And then there's the International Bottled Water Association.   If you want to know about them, one, not very flattering, place to start is the movie Tapped,  which played at the Anchorage International Film Festival last year.  Water is seen by many to be the biggest world-wide resource issue of the future, making oil seem minor.  And large corporations are already trying to lock up the world's water supplies so people have to buy this critical to life commodity from only them.  What are they getting from this bill?

The list of those opposed are the people you might expect - groups for local farming, small farms, etc.  In a letter to Senators, the National Family Farm Coalition tries to distinguish factory farms from small family farms:
All of the well-publicized incidents of contamination in recent years – whether in spinach, peppers, or peanuts – occurred in industrialized food supply chains that span national and even international boundaries. The food safety problems in this system can and should be addressed without harming the local food systems that provide an alternative for consumers.
The growing trend toward healthy, fresh, locally sourced vegetables, fruit, dairy, and value- added products improves food safety by providing the opportunity for consumers to know their farmers and processors, to choose products on the basis of that relationship, and to readily trace any problems should they occur. ]

The National Independent Consumers and Farmers Association emphasizes that the bill will speed the demise of small farms and increase industrial farming where the main food safety issues arise:
S-510 will have the unintended destructive consequence of eliminating small farms and consumer access to local food. The main threats to food safety – by the government’s own admission – are centralized production, centralized processing and long distance transportation. The food safety bills will increase these risk factors by further consolidating agriculture into fewer, larger industrial farms through enormous regulatory burdens that small farms cannot endure. Small farms and farmers markets are an important economic engine, environmental safeguard and national security asset. There is not a history of food borne illness from farmers’ markets or small farms.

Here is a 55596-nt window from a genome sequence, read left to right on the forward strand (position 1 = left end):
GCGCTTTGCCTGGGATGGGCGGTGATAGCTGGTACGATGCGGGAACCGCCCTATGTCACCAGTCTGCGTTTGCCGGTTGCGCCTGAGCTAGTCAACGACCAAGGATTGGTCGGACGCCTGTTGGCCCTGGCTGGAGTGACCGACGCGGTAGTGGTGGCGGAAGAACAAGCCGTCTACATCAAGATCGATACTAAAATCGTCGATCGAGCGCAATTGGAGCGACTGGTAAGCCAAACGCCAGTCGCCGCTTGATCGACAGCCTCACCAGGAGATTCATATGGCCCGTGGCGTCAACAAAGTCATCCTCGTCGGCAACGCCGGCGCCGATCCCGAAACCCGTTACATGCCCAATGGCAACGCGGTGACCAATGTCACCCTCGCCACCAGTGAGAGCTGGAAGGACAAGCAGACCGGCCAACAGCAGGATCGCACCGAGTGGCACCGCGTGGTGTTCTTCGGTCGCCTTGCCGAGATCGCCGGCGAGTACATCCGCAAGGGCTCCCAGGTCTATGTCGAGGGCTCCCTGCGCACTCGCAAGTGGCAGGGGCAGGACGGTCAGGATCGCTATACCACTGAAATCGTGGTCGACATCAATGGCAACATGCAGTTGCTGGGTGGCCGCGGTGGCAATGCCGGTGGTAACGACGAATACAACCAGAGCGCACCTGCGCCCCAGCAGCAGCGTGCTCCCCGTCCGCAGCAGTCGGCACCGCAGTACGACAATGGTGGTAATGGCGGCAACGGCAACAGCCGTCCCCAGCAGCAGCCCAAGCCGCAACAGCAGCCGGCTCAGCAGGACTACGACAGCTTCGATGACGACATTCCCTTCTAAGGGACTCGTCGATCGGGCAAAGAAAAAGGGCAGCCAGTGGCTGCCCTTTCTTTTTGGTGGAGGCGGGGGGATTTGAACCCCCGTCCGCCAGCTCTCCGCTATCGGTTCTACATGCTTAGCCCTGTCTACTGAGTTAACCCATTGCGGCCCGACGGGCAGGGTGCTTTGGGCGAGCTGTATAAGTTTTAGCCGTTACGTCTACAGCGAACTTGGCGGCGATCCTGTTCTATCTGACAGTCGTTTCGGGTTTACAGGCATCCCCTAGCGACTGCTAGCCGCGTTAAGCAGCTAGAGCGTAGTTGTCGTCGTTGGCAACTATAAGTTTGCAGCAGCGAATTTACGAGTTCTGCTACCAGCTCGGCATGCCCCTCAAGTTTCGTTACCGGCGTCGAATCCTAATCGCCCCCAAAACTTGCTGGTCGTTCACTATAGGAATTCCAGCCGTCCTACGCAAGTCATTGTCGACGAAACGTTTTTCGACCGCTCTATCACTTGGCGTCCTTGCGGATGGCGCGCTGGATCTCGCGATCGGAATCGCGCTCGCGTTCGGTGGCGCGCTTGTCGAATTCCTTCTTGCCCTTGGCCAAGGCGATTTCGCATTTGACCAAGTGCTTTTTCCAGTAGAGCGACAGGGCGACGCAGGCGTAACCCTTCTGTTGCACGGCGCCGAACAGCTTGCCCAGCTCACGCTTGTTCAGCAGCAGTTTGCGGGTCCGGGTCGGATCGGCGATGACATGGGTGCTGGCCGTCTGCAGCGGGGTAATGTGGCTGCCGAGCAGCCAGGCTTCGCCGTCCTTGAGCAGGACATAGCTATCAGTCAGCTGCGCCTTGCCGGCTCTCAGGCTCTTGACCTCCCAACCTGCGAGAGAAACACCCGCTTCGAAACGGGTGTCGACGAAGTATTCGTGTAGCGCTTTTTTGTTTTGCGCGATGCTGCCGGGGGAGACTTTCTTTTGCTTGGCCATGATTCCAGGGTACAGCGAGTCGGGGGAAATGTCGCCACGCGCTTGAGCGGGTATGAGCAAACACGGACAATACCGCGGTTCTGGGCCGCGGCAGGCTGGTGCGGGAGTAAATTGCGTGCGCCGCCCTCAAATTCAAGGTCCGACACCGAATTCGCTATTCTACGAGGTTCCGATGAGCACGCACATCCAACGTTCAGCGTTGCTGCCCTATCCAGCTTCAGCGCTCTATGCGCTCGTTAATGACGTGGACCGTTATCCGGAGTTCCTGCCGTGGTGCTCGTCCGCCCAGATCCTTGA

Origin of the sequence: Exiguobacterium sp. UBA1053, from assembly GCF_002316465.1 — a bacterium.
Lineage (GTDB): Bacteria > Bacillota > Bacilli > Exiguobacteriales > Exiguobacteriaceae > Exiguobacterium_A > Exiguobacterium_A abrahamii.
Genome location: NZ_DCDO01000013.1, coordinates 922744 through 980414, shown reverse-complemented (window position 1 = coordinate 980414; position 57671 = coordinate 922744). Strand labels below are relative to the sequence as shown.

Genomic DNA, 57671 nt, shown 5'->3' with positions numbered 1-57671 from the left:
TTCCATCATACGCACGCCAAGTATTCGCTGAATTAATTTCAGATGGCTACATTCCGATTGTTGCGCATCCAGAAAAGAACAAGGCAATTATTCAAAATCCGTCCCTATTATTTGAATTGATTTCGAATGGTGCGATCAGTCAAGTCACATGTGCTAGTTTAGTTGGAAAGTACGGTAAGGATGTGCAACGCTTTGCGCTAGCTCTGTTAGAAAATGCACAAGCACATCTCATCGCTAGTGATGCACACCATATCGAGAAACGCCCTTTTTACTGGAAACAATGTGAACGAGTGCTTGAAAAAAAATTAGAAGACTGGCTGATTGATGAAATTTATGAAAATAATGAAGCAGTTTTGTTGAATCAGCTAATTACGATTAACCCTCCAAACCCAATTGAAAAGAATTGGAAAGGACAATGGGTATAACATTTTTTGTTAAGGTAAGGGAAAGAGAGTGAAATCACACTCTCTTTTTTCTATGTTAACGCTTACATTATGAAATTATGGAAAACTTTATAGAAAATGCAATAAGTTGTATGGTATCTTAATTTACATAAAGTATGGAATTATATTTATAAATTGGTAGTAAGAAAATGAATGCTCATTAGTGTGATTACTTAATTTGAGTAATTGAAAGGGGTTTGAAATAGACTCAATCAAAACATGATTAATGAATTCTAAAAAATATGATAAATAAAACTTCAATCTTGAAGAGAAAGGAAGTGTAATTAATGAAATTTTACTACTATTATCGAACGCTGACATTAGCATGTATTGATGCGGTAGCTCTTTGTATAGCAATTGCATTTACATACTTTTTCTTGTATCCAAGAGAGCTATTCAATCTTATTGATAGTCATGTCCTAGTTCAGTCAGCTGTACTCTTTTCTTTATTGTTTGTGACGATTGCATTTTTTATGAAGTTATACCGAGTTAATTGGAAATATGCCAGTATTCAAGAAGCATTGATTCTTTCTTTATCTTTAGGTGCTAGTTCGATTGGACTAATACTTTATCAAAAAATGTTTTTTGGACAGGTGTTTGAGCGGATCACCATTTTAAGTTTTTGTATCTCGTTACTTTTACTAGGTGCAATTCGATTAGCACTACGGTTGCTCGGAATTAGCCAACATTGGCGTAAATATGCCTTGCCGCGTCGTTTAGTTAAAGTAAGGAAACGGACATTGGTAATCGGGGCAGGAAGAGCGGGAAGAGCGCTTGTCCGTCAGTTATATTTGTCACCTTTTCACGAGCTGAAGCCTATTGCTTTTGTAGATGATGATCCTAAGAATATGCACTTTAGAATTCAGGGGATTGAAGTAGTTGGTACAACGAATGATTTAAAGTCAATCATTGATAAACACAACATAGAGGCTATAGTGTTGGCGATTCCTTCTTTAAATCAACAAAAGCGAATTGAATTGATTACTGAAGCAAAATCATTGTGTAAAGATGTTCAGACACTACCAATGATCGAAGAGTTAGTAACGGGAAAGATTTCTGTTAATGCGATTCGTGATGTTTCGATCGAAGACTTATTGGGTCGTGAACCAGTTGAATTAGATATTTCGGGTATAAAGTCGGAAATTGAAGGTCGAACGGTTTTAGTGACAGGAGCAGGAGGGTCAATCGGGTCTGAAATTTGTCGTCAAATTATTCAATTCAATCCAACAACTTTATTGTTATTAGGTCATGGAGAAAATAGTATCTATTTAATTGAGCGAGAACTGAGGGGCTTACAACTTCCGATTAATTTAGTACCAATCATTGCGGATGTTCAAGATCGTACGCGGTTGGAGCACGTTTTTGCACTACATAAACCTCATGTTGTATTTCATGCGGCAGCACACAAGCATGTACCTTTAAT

Then there's the Weston A. Price Foundation.  Who?  I'd never hear of the them. But when I saw their mission statement, it makes sense they are opposed:
The Weston A. Price Foundation is a nonprofit, tax-exempt charity founded in 1999 to disseminate the research of nutrition pioneer Dr. Weston Price, whose studies of isolated nonindustrialized peoples established the parameters of human health and determined the optimum characteristics of human diets. Dr. Price's research demonstrated that humans achieve perfect physical form and perfect health generation after generation only when they consume nutrient-dense whole foods and the vital fat-soluble activators found exclusively in animal fats.

The Foundation is dedicated to restoring nutrient-dense foods to the human diet through education, research and activism. It supports a number of movements that contribute to this objective including accurate nutrition instruction, organic and biodynamic farming, pasture-feeding of livestock, community-supported farms, honest and informative labeling, prepared parenting and nurturing therapies. Specific goals include establishment of universal access to clean, certified raw milk and a ban on the use of soy formula for infants.

One glaring anomaly amongst this group that wouldn't normally be thought to associate with progressives is the John Birch Society - the far right group that was prominent in the 1960's but that doesn't not mean much to most people today.  It would make sense that they are against this because they are against government regulation.  Here's part of what the John Birch Society says on S 510: